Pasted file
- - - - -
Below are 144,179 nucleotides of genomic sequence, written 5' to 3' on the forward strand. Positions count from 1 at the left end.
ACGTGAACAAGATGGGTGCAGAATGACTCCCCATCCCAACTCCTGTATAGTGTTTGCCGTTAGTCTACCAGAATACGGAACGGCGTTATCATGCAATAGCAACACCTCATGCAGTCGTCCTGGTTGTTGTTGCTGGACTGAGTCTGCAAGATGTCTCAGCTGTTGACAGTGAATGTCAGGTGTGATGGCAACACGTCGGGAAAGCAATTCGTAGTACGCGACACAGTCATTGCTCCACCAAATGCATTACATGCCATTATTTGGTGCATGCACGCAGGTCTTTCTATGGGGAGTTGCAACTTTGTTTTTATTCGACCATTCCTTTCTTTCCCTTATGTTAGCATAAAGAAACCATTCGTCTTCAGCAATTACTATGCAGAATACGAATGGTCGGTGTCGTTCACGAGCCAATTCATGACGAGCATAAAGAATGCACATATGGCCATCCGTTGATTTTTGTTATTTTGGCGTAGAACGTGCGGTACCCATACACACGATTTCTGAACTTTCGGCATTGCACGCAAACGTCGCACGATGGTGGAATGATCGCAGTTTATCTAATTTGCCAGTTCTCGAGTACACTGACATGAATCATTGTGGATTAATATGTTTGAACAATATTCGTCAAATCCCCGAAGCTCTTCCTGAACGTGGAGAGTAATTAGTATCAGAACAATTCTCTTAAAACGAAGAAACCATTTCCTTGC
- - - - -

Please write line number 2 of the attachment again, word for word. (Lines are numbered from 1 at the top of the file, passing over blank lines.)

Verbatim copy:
ACGTGAACAAGATGGGTGCAGAATGACTCCCCATCCCAACTCCTGTATAGTGTTTGCCGTTAGTCTACCAGAATACGGAACGGCGTTATCATGCAATAGCAACACCTCATGCAGTCGTCCTGGTTGTTGTTGCTGGACTGAGTCTGCAAGATGTCTCAGCTGTTGACAGTGAATGTCAGGTGTGATGGCAACACGTCGGGAAAGCAATTCGTAGTACGCGACACAGTCATTGCTCCACCAAATGCATTACATGCCATTATTTGGTGCATGCACGCAGGTCTTTCTATGGGGAGTTGCAACTTTGTTTTTATTCGACCATTCCTTTCTTTCCCTTATGTTAGCATAAAGAAACCATTCGTCTTCAGCAATTACTATGCAGAATACGAATGGTCGGTGTCGTTCACGAGCCAATTCATGACGAGCATAAAGAATGCACATATGGCCATCCGTTGATTTTTGTTATTTTGGCGTAGAACGTGCGGTACCCATACACACGATTTCTGAACTTTCGGCATTGCACGCAAACGTCGCACGATGGTGGAATGATCGCAGTTTATCTAATTTGCCAGTTCTCGAGTACACTGACATGAATCATTGTGGATTAATATGTTTGAACAATATTCGTCAAATCCCCGAAGCTCTTCCTGAACGTGGAGAGTAATTAGTATCAGAACAATTCTCTTAAAACGAAGAAACCATTTCCTTGC